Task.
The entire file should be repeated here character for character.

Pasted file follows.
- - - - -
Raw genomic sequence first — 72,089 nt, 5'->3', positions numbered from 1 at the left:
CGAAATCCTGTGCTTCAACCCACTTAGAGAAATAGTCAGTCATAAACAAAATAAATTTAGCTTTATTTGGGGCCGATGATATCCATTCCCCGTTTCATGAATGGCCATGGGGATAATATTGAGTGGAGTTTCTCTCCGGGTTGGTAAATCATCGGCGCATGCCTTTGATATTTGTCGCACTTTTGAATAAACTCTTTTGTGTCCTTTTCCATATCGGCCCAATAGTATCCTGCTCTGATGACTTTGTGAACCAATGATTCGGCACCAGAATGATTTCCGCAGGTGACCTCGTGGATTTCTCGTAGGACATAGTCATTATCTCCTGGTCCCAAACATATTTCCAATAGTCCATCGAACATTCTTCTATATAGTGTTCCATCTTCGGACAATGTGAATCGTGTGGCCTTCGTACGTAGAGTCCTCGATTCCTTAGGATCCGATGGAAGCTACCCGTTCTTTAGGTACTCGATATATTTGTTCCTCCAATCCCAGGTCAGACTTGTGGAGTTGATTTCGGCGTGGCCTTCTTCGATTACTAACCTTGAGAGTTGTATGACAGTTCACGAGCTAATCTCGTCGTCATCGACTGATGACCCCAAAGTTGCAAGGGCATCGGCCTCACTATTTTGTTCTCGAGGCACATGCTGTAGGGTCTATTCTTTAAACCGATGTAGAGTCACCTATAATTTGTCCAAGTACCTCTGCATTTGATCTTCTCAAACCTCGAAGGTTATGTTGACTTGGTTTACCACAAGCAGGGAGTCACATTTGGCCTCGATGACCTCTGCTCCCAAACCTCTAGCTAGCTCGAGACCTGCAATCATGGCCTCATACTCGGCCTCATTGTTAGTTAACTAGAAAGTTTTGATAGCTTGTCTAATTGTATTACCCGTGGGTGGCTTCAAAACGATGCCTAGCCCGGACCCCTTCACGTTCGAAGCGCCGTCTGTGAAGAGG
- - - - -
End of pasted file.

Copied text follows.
Raw genomic sequence first — 72,089 nt, 5'->3', positions numbered from 1 at the left:
CGAAATCCTGTGCTTCAACCCACTTAGAGAAATAGTCAGTCATAAACAAAATAAATTTAGCTTTATTTGGGGCCGATGATATCCATTCCCCGTTTCATGAATGGCCATGGGGATAATATTGAGTGGAGTTTCTCTCCGGGTTGGTAAATCATCGGCGCATGCCTTTGATATTTGTCGCACTTTTGAATAAACTCTTTTGTGTCCTTTTCCATATCGGCCCAATAGTATCCTGCTCTGATGACTTTGTGAACCAATGATTCGGCACCAGAATGATTTCCGCAGGTGACCTCGTGGATTTCTCGTAGGACATAGTCATTATCTCCTGGTCCCAAACATATTTCCAATAGTCCATCGAACATTCTTCTATATAGTGTTCCATCTTCGGACAATGTGAATCGTGTGGCCTTCGTACGTAGAGTCCTCGATTCCTTAGGATCCGATGGAAGCTACCCGTTCTTTAGGTACTCGATATATTTGTTCCTCCAATCCCAGGTCAGACTTGTGGAGTTGATTTCGGCGTGGCCTTCTTCGATTACTAACCTTGAGAGTTGTATGACAGTTCACGAGCTAATCTCGTCGTCATCGACTGATGACCCCAAAGTTGCAAGGGCATCGGCCTCACTATTTTGTTCTCGAGGCACATGCTGTAGGGTCTATTCTTTAAACCGATGTAGAGTCACCTATAATTTGTCCAAGTACCTCTGCATTTGATCTTCTCAAACCTCGAAGGTTATGTTGACTTGGTTTACCACAAGCAGGGAGTCACATTTGGCCTCGATGACCTCTGCTCCCAAACCTCTAGCTAGCTCGAGACCTGCAATCATGGCCTCATACTCGGCCTCATTGTTAGTTAACTAGAAAGTTTTGATAGCTTGTCTAATTGTATTACCCGTGGGTGGCTTCAAAACGATGCCTAGCCCGGACCCCTTCACGTTCGAAGCGCCGTCTGTGAAGAGG